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Research Papers

Analytical Determination of the Proximity of Two Right-Circular Cylinders in Space

[+] Author and Article Information
Saurav Agarwal

Robotics Laboratory,
Department of Engineering Design,
Indian Institute of Technology Madras,
Chennai 600 036, India
e-mail: agr.saurav1@gmail.com

Rangaprasad Arun Srivatsan

Robotics Institute,
Carnegie Mellon University,
5000 Forbes Avenue,
Pittsburgh, PA 15213
e-mail: rarunsrivatsan@cmu.edu

Sandipan Bandyopadhyay

Robotics Laboratory,
Department of Engineering Design,
Indian Institute of Technology Madras,
Chennai 600 036, India
e-mail: sandipan@iitm.ac.in

1The author contributed to this work as a Project Officer working in the Robotics Laboratory, Department of Engineering Design, Indian Institute of Technology Madras.

2Corresponding author.

Manuscript received August 11, 2015; final manuscript received November 23, 2015; published online March 8, 2016. Assoc. Editor: David Dooner.

J. Mechanisms Robotics 8(4), 041010 (Mar 08, 2016) (10 pages) Paper No: JMR-15-1218; doi: 10.1115/1.4032211 History: Received August 11, 2015; Revised November 23, 2015

This paper presents a novel analytical formulation for identifying the closest pair of points lying on two arbitrary cylinders in space, and subsequently the distance between them. Each cylinder is decomposed into four geometric primitives. It is shown that the original problem reduces to the computation of the shortest distance between five distinct combinations of these primitives. Four of these subproblems are solved in closed form, while the remaining one requires the solution of an eight-degree polynomial equation. The analytical nature of the formulation and solution allows the identification of all the special cases, e.g., positive-dimensional solutions, and the curve of intersection when the cylinders interfere. The symbolic precomputation of the results leads to a fast numerical implementation, capable of solving the problem in about 50 μs (averaged over 1 × 106 random instances of the most general case) on a standard PC. The numerical results are verified by repeating all the calculations in a general-purpose commercial cad software. The algorithm has significant potential for applications in the various aspects of robotics and mechanisms, as their links can be modeled easily and compactly as cylinders. This makes tasks such as path planning, determination of the collision-free workspace, etc., computationally easier.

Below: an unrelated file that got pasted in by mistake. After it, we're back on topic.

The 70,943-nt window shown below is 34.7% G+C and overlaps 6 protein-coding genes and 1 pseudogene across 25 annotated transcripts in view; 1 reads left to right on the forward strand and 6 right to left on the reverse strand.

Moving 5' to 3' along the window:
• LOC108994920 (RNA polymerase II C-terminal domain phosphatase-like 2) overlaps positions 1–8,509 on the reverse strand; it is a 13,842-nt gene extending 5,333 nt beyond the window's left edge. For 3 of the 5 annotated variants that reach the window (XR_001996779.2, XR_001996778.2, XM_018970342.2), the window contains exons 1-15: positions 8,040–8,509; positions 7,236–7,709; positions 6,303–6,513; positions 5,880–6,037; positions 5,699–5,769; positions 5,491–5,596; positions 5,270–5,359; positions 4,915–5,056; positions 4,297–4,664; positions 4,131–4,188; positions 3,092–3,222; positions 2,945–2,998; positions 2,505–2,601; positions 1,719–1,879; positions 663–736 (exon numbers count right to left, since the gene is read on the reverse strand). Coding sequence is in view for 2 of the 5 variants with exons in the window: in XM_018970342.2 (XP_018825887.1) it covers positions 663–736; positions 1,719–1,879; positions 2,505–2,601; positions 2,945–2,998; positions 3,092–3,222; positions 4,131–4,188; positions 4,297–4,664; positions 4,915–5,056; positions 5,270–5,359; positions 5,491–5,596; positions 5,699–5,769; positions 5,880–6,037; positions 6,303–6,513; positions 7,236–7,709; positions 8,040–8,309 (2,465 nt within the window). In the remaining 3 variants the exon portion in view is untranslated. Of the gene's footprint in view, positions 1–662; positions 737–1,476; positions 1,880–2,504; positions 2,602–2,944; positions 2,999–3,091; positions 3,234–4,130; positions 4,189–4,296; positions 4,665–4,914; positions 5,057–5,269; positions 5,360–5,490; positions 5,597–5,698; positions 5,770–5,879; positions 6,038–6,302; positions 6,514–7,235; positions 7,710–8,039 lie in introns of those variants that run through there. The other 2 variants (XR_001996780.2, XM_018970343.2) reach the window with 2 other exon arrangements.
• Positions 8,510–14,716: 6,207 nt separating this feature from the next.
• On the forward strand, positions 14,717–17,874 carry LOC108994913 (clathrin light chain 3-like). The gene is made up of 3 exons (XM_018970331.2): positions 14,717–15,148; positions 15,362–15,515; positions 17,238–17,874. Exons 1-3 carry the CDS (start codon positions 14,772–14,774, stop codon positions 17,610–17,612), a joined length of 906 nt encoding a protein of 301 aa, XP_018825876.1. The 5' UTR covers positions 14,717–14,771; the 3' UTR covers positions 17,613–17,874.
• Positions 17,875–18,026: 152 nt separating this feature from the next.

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Figures

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Fig. 1

(a) The cylinder Ei and its constituent geometric primitives—the cylindrical surface Si; bottom end cap Dib, top end cap Dit, and their bounding circles, Cib,Cit, respectively; the axis, Li. (b) The relative position and orientation of the two cylinders. The local coordinate system of the first cylinder serves as the global frame of reference.

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Fig. 2

One cylinder inside the other cylinder

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Fig. 3

Flowchart of the algorithm at the first level depicting the branching of the original problem into three subproblems. The final results are obtained via the equations given in each terminal block.

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Fig. 4

Flowchart of the algorithm for finding proximity of a disk and a cylindrical surface. The final results are given by the equations mentioned in each terminal block.

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Fig. 5

Flowchart of the algorithm for finding proximity of two disks

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Fig. 9

Examples of special cases. These include the cases when there is interference and the solution of proximal points being one-/two-dimensional. (a) One point interference: the solution is given by P(S, S). (b) One common face: the two cylinders are parallel to each other and the faces overlap when seen along the axes. It has a two-dimensional solution. (c) Interfering cylinders: the curve of intersection is given by the formulation for finding P(S, S) described in Sec. 3.1. (d) Solution given by P(S, S). The axes of the cylinders are parallel to each other and the proximal points form line segments Ls1 on the cylinder E1 and Ls2 on the cylinder E2. (e) Solution given by P(D, L). The axes of the cylinders are orthogonal to each other and the proximal points form line segments LD on the disk and LS on cylindrical surface.

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Fig. 10

Summary of numerical experiments depicting actual occurrences of each case and interference at each level: (a) near field and (b) far field. The values, e.g., “51.45(34.12)” in Case 1 for near field, denote that the observed occurrences of the particular case are 51.45% and actual interference detected is 34.12%.

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